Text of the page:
Ahh, Montenegro. My mom and I heard so many good things about this country, and because we were just hours away from it in neighboring Croatia, we took a day trip there. Being in the off season we didn't have many tour guide options, but we did manage to find a kind Dubrovnik native who owns a travel company to take us on a private tour for an unbelievable total of $115. While I had been confined to the picturesque confines of Dubrovnik for almost three weeks, entering Montenegro was a big change. It is clear that the region isn't as wealthy as Dubrovnik (heck, neither is Croatia for the most part). The scenery is gorgeous, and probably more so in the spring and summer, and there is a more "industrial" feel to the country. The people were of course very friendly, and the food was fresh and delicious.
This sliver of a town may have just one main street, but it is packed with baroque palaces (16), churches (19), and defensive towers (9). Perast was founded in the 10th century and is a part of the Region of Kotor World Heritage Site. According to a 2003 census, this small town nestled between emerald water and green foothills has only 349 residents. And of course, the most notable part of this quiet spot are the two picturesque islets the town looks out onto, the Sveti Đorđe (St. George) and the Gospa od Škrpjela (Our Lady of the Rocks). (We didn't have time for a boat trip out to the islets, which would have allowed me to take better pictures.) A quick story on the latter:
In 1452 two sailors from Perast happened by a small rock jutting out of the bay after a long day at sea and discovered a picture of the Virgin Mary perched upon the stone. Around the legendary stone, citizens of Perast began to sink old ships and transported stones to the site for over 200 years, creating the Adriatic Sea's only artificial island where they subsequently built the chapel of Our Lady of the Rocks (Gospa od Skrpjela) in 1630. Because of Our Lady of the Rocks' supreme importance in the region, hundreds of rich gifts were donated to it, including 68 oil canvases by many famous Baroque masters and over 2,500 gold and silver tablets, thought at the time to ward off disasters. (Montenegro.com)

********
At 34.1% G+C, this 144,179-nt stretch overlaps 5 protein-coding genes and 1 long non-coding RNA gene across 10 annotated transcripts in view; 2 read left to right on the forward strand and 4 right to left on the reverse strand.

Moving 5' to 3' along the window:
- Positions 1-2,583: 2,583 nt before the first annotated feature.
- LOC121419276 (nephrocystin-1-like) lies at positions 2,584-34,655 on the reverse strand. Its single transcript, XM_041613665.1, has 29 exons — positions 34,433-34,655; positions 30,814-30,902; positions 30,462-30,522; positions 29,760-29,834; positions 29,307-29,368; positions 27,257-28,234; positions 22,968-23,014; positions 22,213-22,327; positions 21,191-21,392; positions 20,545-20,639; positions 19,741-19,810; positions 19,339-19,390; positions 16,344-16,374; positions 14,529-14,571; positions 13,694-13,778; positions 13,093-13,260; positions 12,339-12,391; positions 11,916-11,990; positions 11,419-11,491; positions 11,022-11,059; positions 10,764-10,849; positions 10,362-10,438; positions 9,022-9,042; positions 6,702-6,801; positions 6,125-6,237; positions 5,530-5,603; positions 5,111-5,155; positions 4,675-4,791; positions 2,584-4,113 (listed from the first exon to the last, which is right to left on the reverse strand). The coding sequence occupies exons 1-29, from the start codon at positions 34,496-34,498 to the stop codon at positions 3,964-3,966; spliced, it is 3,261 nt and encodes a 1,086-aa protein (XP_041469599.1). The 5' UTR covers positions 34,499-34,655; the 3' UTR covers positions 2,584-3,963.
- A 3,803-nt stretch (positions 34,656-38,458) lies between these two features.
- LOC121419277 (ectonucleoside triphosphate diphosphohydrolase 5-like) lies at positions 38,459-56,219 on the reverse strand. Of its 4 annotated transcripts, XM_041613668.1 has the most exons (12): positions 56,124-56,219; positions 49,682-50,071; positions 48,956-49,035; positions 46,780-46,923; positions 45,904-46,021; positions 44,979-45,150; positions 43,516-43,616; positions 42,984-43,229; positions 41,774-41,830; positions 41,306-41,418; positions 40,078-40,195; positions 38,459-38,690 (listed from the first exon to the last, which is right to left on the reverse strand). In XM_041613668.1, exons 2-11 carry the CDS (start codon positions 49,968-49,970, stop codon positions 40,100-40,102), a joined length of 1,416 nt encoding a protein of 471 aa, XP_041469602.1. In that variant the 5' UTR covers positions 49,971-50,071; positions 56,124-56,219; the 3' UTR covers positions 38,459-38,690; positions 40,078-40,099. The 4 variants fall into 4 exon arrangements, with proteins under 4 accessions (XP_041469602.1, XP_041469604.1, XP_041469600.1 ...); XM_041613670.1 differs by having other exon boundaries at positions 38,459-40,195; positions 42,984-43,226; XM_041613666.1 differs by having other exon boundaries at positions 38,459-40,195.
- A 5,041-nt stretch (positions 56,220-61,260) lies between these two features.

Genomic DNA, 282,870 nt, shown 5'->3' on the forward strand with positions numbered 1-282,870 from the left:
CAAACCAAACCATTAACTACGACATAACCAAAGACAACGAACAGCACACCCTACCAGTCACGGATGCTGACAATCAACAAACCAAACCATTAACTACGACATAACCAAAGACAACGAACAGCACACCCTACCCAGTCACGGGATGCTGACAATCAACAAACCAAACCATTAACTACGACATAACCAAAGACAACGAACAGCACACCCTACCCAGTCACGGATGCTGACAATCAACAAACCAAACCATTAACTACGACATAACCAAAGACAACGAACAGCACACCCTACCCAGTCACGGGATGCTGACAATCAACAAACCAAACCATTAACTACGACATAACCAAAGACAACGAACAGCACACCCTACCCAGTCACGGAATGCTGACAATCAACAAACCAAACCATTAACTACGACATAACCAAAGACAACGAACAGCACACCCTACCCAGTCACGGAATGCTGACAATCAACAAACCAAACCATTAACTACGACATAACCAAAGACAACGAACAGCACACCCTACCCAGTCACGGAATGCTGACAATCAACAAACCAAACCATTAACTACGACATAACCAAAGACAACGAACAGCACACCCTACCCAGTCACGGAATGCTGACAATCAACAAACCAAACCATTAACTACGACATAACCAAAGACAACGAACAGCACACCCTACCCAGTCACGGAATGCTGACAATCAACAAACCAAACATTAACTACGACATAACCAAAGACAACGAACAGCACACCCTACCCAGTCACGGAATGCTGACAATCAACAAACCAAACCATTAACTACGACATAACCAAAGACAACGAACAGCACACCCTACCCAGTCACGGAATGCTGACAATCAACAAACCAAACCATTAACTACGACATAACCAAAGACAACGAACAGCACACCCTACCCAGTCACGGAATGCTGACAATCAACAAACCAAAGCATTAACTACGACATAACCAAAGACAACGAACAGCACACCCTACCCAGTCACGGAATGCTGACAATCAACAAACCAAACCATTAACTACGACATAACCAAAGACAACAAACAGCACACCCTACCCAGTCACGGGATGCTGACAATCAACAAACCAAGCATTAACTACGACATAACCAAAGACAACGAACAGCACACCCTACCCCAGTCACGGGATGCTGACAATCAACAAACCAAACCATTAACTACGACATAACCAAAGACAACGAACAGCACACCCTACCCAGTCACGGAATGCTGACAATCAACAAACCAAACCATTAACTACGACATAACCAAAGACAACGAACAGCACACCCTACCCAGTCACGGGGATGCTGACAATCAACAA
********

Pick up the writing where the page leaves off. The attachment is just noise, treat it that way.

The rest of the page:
Across the bay from Perast is the walled coastal town of Kotor. Also a part of the Region of Kotor World Heritage Site, this town was settled in ancient Roman times in the mid-100s (I feel like they are missing a zero, I'm not used to so much preserved history). Kotor has a rich history that is too dizzying to paraphrase here. While the urban area outside of the walls is unfortunately not-so-dizzying, once you pass through the gates you are transported to another world. The layout of the town is more organic than the old town in Dubrovnik, and Kotor has a greater mix of architecture (Venetian architecture is especially notable). One of Kotor's greatest attractions is hiking the city walls that snake along the steep mountains; it costs nothing but is not for the faint of heart. A climb to the top (hey, you have to burn off that creamy truffle risotto somehow) is rewarded with a spectacular view of the town, bay, and surrounding mountain range, with the exception of the massive cruise ship parked in the middle.
This was the last stop on our tour, and if our guide didn't walk us to the walled town's entrance himself, we probably would not have found it. Budva's old town (stari grad) is pretty old, like settled-in-the-5th-century-BC old. Unfortunately, it is almost swallowed up by new development outside the stone walls: modern apartment buildings, towering hotels, massive shopping malls. This area is known for its beaches and nightlife, so walking around the quiet little town was a welcome respite. Since the sun was going down and the tour was up, we didn't get to see as much of this area as I would have liked. Guess I'll just have to come back!